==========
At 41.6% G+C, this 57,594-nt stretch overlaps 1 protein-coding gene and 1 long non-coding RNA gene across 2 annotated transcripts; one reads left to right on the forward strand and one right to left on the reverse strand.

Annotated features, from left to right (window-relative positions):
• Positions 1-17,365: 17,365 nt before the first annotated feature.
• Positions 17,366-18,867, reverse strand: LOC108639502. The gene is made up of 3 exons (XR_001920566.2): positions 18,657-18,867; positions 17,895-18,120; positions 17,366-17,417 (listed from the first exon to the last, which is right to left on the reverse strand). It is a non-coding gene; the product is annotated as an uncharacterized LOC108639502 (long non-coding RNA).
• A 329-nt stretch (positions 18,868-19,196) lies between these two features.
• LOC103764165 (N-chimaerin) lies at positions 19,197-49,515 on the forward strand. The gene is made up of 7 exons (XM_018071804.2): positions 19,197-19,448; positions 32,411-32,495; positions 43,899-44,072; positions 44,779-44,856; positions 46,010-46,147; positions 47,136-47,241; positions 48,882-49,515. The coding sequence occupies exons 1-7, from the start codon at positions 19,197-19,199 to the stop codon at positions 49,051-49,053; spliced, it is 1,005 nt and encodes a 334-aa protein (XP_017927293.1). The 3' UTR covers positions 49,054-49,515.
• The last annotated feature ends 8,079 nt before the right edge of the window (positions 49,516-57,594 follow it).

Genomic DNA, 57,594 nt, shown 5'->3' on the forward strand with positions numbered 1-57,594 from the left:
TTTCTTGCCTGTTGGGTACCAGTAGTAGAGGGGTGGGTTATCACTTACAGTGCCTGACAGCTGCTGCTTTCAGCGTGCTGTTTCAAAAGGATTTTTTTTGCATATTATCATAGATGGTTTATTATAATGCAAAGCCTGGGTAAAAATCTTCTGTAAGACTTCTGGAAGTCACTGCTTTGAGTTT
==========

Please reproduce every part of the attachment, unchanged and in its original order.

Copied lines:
At 41.6% G+C, this 57,594-nt stretch overlaps 1 protein-coding gene and 1 long non-coding RNA gene across 2 annotated transcripts; one reads left to right on the forward strand and one right to left on the reverse strand.

Annotated features, from left to right (window-relative positions):
• Positions 1-17,365: 17,365 nt before the first annotated feature.
• Positions 17,366-18,867, reverse strand: LOC108639502. The gene is made up of 3 exons (XR_001920566.2): positions 18,657-18,867; positions 17,895-18,120; positions 17,366-17,417 (listed from the first exon to the last, which is right to left on the reverse strand). It is a non-coding gene; the product is annotated as an uncharacterized LOC108639502 (long non-coding RNA).
• A 329-nt stretch (positions 18,868-19,196) lies between these two features.
• LOC103764165 (N-chimaerin) lies at positions 19,197-49,515 on the forward strand. The gene is made up of 7 exons (XM_018071804.2): positions 19,197-19,448; positions 32,411-32,495; positions 43,899-44,072; positions 44,779-44,856; positions 46,010-46,147; positions 47,136-47,241; positions 48,882-49,515. The coding sequence occupies exons 1-7, from the start codon at positions 19,197-19,199 to the stop codon at positions 49,051-49,053; spliced, it is 1,005 nt and encodes a 334-aa protein (XP_017927293.1). The 3' UTR covers positions 49,054-49,515.
• The last annotated feature ends 8,079 nt before the right edge of the window (positions 49,516-57,594 follow it).

Genomic DNA, 57,594 nt, shown 5'->3' on the forward strand with positions numbered 1-57,594 from the left:
TTTCTTGCCTGTTGGGTACCAGTAGTAGAGGGGTGGGTTATCACTTACAGTGCCTGACAGCTGCTGCTTTCAGCGTGCTGTTTCAAAAGGATTTTTTTTGCATATTATCATAGATGGTTTATTATAATGCAAAGCCTGGGTAAAAATCTTCTGTAAGACTTCTGGAAGTCACTGCTTTGAGTTT